All the graphic changes don’t serve any actual utilitarian purpose, but it looks absolutely awesome, and it feels like a direct consequence of building up all of that power internally and not giving it a release.
There are plenty of other things too, small things like a Glyph that lets your special flaming demon horse run over water, leaving a flaming trail behind it. Or a Major Glyph that gives you, as far as I can tell, an almost-tanking form suitable for clearing old school raids all on your own. With taunt and everything. I haven’t tried it out, but talking with guildies about it last night makes it sound very interesting.
Think about that for a second. A Glyph that can give a spell caster an “I’m a tank!” button, with new abilities.
That is potentially a game changer, in a very real way. Taunts aren’t for PvP, so it must be to let Warlocks play in dungeons or raids as a tank, even if it’s not official and if it’s not current content.
What other possibilities are there then, if we can set Glyphs to be spec-specific, and add new forms and abilities that change a classes core functionality?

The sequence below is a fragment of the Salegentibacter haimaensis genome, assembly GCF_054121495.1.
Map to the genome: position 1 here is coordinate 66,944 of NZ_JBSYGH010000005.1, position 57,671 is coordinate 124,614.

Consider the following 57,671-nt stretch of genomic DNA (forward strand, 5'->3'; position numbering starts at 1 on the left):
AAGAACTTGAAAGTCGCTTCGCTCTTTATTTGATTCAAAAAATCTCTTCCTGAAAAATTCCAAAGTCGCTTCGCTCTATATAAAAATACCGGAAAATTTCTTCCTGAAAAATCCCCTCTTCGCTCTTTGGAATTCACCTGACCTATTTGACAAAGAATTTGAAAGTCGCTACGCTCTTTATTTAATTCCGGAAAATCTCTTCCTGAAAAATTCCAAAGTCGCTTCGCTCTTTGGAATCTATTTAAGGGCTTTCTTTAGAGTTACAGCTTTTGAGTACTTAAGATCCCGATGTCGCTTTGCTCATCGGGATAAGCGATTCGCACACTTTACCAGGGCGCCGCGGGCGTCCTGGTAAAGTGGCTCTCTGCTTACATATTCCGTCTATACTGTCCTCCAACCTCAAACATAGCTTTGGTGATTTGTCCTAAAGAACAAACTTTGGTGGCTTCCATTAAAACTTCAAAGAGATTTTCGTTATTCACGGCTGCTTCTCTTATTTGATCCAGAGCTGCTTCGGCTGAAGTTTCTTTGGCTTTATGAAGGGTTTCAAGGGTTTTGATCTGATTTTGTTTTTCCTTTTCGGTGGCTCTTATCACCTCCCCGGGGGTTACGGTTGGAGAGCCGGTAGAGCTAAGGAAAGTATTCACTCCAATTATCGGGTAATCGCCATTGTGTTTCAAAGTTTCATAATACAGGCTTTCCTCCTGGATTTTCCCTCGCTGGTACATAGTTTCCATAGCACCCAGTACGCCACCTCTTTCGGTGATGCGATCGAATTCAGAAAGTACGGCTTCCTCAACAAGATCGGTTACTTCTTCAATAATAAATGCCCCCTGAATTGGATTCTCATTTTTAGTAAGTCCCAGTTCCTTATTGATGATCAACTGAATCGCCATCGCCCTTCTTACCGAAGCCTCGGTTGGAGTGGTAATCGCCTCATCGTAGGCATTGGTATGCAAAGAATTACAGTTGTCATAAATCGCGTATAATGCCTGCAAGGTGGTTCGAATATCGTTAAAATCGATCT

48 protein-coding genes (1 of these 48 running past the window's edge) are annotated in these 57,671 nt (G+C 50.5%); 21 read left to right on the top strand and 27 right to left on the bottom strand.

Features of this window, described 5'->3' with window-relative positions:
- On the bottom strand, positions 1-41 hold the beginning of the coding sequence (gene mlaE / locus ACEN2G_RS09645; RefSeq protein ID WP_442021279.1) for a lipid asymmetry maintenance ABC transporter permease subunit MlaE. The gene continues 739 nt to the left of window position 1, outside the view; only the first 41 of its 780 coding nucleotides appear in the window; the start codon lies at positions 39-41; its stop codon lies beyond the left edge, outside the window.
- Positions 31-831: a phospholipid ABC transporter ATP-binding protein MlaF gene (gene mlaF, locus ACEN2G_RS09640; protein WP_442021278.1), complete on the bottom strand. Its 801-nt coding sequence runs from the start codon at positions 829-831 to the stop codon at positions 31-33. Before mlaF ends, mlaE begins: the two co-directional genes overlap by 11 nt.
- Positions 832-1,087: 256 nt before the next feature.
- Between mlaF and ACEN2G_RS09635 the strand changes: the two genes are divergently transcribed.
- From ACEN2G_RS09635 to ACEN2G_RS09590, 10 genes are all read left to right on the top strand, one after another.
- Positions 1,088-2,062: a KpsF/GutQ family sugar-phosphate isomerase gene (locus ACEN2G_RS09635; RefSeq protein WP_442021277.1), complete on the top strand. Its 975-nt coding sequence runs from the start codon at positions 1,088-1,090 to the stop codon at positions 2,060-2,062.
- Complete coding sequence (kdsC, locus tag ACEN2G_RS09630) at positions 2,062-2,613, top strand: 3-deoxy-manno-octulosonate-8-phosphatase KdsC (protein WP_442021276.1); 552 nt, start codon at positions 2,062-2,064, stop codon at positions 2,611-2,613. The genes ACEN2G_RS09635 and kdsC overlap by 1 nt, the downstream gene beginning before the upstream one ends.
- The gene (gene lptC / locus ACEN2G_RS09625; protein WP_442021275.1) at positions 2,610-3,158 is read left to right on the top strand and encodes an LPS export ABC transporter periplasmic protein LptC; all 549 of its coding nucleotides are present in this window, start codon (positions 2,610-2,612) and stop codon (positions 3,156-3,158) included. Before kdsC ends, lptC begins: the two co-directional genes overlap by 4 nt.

Could we have, as Baddmojo suggests, a Glyph of the Swashbuckler for Combat Rogues to let them actually tank with high Dodge and Parry, if they have Swords equipped? Because tanking with daggers would be just silly.
I say, if you’re going to be a Rogue Tank, you should have chainsaw fist weapons like Ash from Evil Dead. Just, go for the gusto. If you’re gonna be crazy, be BIG crazy.
That’s right, I’m bringing gusto back. It’s a great word, use it today!
Or what about a Glyph of the Mountain for Enhancement Shamans, letting them transform into a giant stone elemental granting immense durability/mitigation, whirlwind to act as a dodge/deflection/parry, with an avalanche for AoE threat?
So many possibilities, so much potential.
Blizzard adds something like this to the game, I remember all the excited furor about it when it was even more powerful in the Beta, but instead of speculating over future awesomeness, here we are, stuck talking about dailies and valor grinds and reputation.
I fully intend to get Alex’s Warlock a Dual spec, get him all set to be a Demonology Tank, and let him lead me into Molten Core. Go for it!
Let’s take some of this stuff out for a spin, and do something NEW for a change! Screw the reputation grinds.